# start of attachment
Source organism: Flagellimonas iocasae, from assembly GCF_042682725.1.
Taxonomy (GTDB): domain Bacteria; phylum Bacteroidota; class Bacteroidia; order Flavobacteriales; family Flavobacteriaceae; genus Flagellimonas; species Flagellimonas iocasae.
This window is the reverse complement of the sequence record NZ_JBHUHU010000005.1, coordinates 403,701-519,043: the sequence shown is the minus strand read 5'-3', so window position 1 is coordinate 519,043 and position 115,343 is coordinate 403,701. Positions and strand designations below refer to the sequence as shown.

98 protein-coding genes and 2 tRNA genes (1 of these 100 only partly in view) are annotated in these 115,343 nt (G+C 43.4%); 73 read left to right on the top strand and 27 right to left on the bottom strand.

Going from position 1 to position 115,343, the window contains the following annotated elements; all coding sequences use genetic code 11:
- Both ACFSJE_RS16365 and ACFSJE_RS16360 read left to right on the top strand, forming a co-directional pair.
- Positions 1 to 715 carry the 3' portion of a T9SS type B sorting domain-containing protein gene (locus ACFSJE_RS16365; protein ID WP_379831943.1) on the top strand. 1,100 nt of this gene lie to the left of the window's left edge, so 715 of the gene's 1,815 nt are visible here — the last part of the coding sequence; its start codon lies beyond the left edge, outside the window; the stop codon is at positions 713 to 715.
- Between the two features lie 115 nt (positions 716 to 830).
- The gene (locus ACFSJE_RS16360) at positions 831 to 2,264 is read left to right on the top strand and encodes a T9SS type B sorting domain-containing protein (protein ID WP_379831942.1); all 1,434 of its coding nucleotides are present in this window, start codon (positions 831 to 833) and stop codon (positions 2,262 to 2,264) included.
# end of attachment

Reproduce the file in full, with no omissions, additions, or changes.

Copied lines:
Source organism: Flagellimonas iocasae, from assembly GCF_042682725.1.
Taxonomy (GTDB): domain Bacteria; phylum Bacteroidota; class Bacteroidia; order Flavobacteriales; family Flavobacteriaceae; genus Flagellimonas; species Flagellimonas iocasae.
This window is the reverse complement of the sequence record NZ_JBHUHU010000005.1, coordinates 403,701-519,043: the sequence shown is the minus strand read 5'-3', so window position 1 is coordinate 519,043 and position 115,343 is coordinate 403,701. Positions and strand designations below refer to the sequence as shown.

98 protein-coding genes and 2 tRNA genes (1 of these 100 only partly in view) are annotated in these 115,343 nt (G+C 43.4%); 73 read left to right on the top strand and 27 right to left on the bottom strand.

Going from position 1 to position 115,343, the window contains the following annotated elements; all coding sequences use genetic code 11:
- Both ACFSJE_RS16365 and ACFSJE_RS16360 read left to right on the top strand, forming a co-directional pair.
- Positions 1 to 715 carry the 3' portion of a T9SS type B sorting domain-containing protein gene (locus ACFSJE_RS16365; protein ID WP_379831943.1) on the top strand. 1,100 nt of this gene lie to the left of the window's left edge, so 715 of the gene's 1,815 nt are visible here — the last part of the coding sequence; its start codon lies beyond the left edge, outside the window; the stop codon is at positions 713 to 715.
- Between the two features lie 115 nt (positions 716 to 830).
- The gene (locus ACFSJE_RS16360) at positions 831 to 2,264 is read left to right on the top strand and encodes a T9SS type B sorting domain-containing protein (protein ID WP_379831942.1); all 1,434 of its coding nucleotides are present in this window, start codon (positions 831 to 833) and stop codon (positions 2,262 to 2,264) included.